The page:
I read with interest the review article by Laffey et al. on Acute Respiratory Distress Syndrome (ARDS). As stated, one of the main differential diagnoses is of acute (cardiogenic) pulmonary oedema. Updated guidelines from the European Society of Cardiology recommend measuring plasma natriuretic peptides (NP’s) in all patients with acute dyspnoea to help in the differentiation of acute heart failure (AHF) from non-cardiac causes. NP’s have high sensitivity, and normal levels in patients with suspected AHF make the diagnosis unlikely (1). This should then alert the clinician to other causes of bilateral air space opacification on a chest x-ray such as ARDS. Likewise if AHF is suspected then prompt intravenous diuretic should be given (2).
(1) Ponikowski P, Voors AA, Anker SD et al. 2016 ESC Guidelines for the diagnosis and treatment of acute and chronic heart failure: The Task Force for the diagnosis and treatment of acute and chronic heart failure of the European Society of Cardiology (ESC). Eur J Heart Fail. 2016 (8):891-975.
(2) Matsue Y, Damman K, Voors AA et al. Time-to-Furosemide Treatment and Mortality in Patients Hospitalized With Acute Heart Failure. J Am Coll Cardiol. 2017;69(25):3042-3051
Competing interests: No competing interests
Motivated by reading the article published in The BMJ on 16 November 2017, by John G Laffey and Brian P Kavanagh: Acute Respiratory Distress Syndrome, as Professors of Intensive Care Medicine and Emergencies, we wish to make some comments that alert all medical professionals to improve the prognosis of patients affected by this syndrome.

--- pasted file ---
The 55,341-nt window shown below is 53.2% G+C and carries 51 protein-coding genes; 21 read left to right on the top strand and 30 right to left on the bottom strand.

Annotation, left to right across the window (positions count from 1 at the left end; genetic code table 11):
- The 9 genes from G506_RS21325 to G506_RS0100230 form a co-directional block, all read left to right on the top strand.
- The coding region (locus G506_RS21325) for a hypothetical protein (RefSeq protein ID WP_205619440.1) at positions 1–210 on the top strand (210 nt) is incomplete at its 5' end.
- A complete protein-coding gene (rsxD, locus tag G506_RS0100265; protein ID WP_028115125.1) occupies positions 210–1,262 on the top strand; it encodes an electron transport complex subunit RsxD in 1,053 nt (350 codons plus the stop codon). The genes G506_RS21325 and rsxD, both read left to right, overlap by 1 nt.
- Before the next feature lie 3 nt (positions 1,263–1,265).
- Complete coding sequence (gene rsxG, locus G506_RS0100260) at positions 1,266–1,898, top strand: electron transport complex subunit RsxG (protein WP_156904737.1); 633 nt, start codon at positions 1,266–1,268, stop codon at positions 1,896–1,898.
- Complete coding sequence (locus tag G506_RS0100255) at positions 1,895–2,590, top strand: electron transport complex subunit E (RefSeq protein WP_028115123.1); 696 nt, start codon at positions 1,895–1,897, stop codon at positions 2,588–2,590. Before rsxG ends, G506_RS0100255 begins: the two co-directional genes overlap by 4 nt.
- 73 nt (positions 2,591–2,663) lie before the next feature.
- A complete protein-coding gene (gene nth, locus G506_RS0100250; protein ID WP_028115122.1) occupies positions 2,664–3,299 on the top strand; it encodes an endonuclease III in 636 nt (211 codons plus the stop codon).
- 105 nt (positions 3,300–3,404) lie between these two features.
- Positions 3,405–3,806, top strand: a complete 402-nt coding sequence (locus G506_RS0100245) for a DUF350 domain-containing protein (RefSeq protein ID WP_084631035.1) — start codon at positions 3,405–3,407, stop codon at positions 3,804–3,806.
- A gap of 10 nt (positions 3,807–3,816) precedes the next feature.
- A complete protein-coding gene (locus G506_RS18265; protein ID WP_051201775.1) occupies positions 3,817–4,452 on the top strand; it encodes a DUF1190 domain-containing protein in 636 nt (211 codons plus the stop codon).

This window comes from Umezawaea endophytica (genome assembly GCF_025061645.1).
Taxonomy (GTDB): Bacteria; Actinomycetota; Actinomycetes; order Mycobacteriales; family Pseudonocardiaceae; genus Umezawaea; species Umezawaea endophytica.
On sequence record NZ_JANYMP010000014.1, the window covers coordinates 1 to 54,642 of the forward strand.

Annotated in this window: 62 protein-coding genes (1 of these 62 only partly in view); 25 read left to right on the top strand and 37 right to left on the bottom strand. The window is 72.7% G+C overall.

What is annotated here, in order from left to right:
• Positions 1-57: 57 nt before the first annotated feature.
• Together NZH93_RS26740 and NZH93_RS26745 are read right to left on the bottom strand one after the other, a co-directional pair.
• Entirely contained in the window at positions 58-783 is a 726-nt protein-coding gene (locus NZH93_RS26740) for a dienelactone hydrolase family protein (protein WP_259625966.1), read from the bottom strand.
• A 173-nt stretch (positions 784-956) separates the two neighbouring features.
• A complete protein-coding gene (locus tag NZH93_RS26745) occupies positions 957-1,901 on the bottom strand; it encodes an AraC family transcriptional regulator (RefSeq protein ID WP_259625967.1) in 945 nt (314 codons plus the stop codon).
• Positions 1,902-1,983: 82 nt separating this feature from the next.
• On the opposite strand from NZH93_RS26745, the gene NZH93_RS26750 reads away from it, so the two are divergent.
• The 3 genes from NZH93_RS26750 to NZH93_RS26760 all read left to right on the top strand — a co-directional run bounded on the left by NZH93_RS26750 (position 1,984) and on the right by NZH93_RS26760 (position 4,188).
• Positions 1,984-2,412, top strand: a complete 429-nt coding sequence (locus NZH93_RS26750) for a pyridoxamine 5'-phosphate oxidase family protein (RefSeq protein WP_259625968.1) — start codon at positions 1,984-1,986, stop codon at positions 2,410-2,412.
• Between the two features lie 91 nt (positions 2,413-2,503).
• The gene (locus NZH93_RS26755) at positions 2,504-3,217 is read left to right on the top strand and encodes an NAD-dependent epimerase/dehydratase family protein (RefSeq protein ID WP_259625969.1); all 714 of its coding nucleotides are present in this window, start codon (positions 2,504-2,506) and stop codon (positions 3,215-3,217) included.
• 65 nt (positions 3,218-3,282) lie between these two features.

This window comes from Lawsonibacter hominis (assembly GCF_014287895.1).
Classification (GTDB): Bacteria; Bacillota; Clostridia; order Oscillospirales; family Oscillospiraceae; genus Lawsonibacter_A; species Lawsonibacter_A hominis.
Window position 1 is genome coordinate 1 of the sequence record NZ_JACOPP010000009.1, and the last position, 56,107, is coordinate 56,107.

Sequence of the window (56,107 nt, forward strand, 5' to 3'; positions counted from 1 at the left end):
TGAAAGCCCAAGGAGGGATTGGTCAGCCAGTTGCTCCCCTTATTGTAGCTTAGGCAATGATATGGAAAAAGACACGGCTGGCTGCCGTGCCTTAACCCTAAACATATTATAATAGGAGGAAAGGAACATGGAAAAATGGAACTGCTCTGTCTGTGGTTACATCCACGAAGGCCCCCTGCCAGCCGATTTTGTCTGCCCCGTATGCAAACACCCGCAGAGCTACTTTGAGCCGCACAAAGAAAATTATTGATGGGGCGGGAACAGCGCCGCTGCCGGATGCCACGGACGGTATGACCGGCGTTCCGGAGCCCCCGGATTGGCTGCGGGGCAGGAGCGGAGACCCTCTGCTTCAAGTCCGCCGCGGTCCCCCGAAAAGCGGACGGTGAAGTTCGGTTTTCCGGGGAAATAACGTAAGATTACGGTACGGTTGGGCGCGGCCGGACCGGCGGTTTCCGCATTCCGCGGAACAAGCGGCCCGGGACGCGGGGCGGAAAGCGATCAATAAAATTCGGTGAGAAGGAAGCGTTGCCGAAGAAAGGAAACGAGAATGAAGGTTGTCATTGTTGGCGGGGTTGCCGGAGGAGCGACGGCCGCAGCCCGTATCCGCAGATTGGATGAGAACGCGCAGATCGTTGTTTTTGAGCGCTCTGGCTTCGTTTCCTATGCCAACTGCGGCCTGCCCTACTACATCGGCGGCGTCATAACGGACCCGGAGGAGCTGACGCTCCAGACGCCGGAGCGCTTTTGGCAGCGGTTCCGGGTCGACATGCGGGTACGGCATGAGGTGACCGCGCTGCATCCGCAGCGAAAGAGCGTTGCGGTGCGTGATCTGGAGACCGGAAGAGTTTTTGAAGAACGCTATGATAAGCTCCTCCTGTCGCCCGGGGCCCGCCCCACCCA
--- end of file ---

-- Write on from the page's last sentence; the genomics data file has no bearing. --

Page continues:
As recognized in the article, it was recognized as an individual clinical entity from the original description of Ashbaug, Petty and collaborators in 1967.
It is associated with high mortality and morbidity. It has a high cost, both economically and in human lives.
The Acute Respiratory Distress Syndrome is a condition that involves the pulmonary parenchyma, where there is a rapid and progressive alteration in the permeability of the alveolar-capillary set with progressive increase of hypoxemia and hypercapnia is produced and the formation of a hyaline membrane is added. Finally it evolves to a respiratory failure of difficult reversal.
Whatever the cause that leads a patient to suffer from Acute Respiratory Distress Syndrome, the Goal-Standard of treatment is the use of optimal and punctual ventilatory parameters.
We wish to emphasize that its timely diagnosis in emergency services may favor its prognosis, since it does not develop as an isolated process in the course of a well-defined illness. This implies that the best way to prevent its development is to diagnose it opportunely, to control the causes that trigger it, if possible, adequate and early control of sepsis, hemorrhages and other frequent causes.
We must not forget that to prevent pulmonary complications an adequate technique of respiratory support is essential, the correct humidification of the inspired mixture, together with physical thoracic therapy, will avoid the retention of secretions and will facilitate a correct distribution of ventilation in relation with perfusion.
Unfortunately, about 40 percent of people with Acute Respiratory Distress Syndrome die due to organ failure. However, the risk of death is not the same for all patients with Acute Respiratory Distress Syndrome. The mortality rate is linked both to the cause of the Acute Respiratory Distress Syndrome and to the general health of the patient. Many people who survive the Acute Respiratory Distress Syndrome recover completely within a few months. However, in some people the lung damage is sustained for life. Other side effects may include muscle weakness, fatigue, reduced quality of life and mental health commitment.
The characteristic of the natural evolution of the Acute Respiratory Distress Syndrome requires early identification of patients at risk, an early diagnosis, a multidisciplinary study with imaging support and prompt and effective treatment with particular emphasis on the optimization of respiratory parameters during mechanical ventilation
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Competing interests: No competing interests